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"To us all towns are one, all men our kin.
Life's good comes not from others' gift, nor ill
Man's pains and pains' relief are from within.
Thus have we seen in visions of the wise !."
Tamil Poem in Purananuru, circa 500 B.C

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Tamil to be taught at Yale

IANS, 28 April 2004

WASHINGTON: Tamil language and culture will soon be taught at the prestigious Yale University, one of the Ivy League institutions in the US. This was announced at a reception by economics professor T.N. Srinivasan, chair of the South Asian Studies Council at Yale University.

The reception was hosted by Yale University to present its South Asian Studies, featuring some of the faculty and students.

He said a number of South Asian languages, including Bengali, Urdu, Hindi, Nepali and others were already being taught at Yale, and now Tamil studies will be available from fall this year. September marks the beginning of the academic year in the US.

He said Yale stands on the threshold of a major opportunity to strengthen its South Asia programmes. University president Richard Levin has identified Asia as a special focus of his ongoing initiative for making Yale "the pre-eminent global university" in the US.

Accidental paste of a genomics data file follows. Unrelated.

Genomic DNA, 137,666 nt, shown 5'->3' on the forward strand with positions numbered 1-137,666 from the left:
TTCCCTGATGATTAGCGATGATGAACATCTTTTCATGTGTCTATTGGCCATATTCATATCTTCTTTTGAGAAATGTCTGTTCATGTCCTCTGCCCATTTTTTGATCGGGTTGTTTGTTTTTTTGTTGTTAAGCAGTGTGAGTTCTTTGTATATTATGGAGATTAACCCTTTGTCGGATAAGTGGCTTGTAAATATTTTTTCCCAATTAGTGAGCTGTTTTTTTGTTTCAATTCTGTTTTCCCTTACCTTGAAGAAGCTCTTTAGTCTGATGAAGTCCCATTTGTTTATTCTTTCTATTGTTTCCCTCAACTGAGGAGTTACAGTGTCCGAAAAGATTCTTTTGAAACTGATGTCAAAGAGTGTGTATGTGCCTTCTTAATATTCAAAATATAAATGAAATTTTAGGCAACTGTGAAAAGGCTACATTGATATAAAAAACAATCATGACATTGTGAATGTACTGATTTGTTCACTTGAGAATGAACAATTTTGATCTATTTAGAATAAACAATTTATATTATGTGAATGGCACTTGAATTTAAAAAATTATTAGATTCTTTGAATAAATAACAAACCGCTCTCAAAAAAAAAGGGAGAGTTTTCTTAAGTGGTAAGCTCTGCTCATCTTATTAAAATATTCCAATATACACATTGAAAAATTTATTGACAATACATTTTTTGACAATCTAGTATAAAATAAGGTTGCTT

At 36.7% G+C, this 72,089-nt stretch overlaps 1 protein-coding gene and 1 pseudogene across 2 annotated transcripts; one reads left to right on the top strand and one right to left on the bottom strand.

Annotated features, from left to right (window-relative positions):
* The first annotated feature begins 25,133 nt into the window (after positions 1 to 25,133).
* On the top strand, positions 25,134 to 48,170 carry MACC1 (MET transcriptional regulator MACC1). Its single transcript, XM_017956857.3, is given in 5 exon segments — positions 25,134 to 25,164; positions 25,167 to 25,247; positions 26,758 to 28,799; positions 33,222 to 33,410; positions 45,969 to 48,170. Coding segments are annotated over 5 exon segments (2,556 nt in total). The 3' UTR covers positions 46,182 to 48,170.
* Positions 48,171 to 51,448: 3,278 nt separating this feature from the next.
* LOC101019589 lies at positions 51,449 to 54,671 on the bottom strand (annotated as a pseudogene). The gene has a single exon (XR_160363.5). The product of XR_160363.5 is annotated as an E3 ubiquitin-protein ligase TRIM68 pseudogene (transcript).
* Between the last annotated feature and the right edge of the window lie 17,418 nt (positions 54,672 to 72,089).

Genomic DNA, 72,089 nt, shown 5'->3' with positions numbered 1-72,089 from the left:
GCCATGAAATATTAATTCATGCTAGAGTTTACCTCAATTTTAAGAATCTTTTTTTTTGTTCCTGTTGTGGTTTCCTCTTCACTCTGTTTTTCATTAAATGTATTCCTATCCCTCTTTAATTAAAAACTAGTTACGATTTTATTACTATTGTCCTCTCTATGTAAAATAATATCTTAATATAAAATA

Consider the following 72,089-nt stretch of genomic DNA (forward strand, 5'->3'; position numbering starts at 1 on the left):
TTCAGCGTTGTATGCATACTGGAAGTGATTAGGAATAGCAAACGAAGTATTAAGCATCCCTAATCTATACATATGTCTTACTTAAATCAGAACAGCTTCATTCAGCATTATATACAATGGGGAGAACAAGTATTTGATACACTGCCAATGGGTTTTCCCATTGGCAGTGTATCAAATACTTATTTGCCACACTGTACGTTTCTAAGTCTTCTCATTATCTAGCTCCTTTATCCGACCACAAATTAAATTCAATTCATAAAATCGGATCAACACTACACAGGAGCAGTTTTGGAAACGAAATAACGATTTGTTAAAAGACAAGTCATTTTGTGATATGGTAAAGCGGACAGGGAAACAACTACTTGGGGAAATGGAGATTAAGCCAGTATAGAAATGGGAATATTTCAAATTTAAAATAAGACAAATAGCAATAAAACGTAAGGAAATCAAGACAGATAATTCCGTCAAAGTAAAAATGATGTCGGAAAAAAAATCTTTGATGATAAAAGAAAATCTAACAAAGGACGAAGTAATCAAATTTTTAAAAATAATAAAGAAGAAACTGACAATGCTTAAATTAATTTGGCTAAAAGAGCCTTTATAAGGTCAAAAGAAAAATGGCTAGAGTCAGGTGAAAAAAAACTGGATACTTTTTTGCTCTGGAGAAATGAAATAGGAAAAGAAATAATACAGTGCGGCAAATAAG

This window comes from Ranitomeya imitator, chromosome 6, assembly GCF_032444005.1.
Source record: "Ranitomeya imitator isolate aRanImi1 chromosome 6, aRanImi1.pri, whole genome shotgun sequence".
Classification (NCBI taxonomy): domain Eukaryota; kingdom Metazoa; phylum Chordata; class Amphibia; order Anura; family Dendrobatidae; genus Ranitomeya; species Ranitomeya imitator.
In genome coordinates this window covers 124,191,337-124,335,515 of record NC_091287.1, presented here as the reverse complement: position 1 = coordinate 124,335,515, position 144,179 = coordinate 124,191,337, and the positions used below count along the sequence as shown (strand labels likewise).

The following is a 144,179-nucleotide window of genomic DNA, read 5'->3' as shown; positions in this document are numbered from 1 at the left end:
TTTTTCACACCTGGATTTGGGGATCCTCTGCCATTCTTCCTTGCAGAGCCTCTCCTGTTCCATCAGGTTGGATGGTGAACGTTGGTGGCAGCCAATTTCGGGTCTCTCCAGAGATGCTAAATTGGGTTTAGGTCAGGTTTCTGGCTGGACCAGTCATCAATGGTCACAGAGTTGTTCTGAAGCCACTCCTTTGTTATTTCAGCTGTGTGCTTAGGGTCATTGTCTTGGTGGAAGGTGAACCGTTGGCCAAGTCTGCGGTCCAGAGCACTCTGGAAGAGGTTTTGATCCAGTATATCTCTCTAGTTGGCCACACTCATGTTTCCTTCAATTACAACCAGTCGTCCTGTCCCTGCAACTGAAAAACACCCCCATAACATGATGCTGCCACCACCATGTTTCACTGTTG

Yale's connection to South Asia goes back to its naming after its patron Elihu Yale, governor of the British East India Company's Fort St. George from 1687 to 1692 in what is today Chennai, the capital of Tamil Nadu.

Besides, Madras cotton was among the bales of goods that Yale donated to the Collegiate School of Connecticut in 1713 and their sale raised 562 English pounds for the construction of the Yale University's first building.

Spoken by some 80 million people worldwide today, Tamil is one of the world's three oldest continuous literary traditions - some 2,000 years - and is a national language in five nation states.

Srinivasan told IANS that nearly 900 students signed a petition for including in the South Asian Studies (SAS) curriculum the teaching of Tamil language, culture and history.

The SAS Council thus proposes to appoint a full time lecturer and to offer regular credit courses in Tamil. A fundraising effort is also on to mobilise the required funds for the purpose, he added.

Yale's faculty includes professor Barney Bate of the Department of Anthropology, a linguistic anthropologist whose scholarly work focuses on the ethnography and history of Tamil oratory.

Professor Gustav Ranis, director of the Yale Centre for International and Area Studies, said: "South Asia is a part of the developing world which, I believe, is poised to move up in importance, politically and culturally and economically more than any other region over the coming decades."

As it develops its South Asia studies programme, Yale's strategy is to be selective and problem-focused, rather than exhaustive and wide-ranging, he said.

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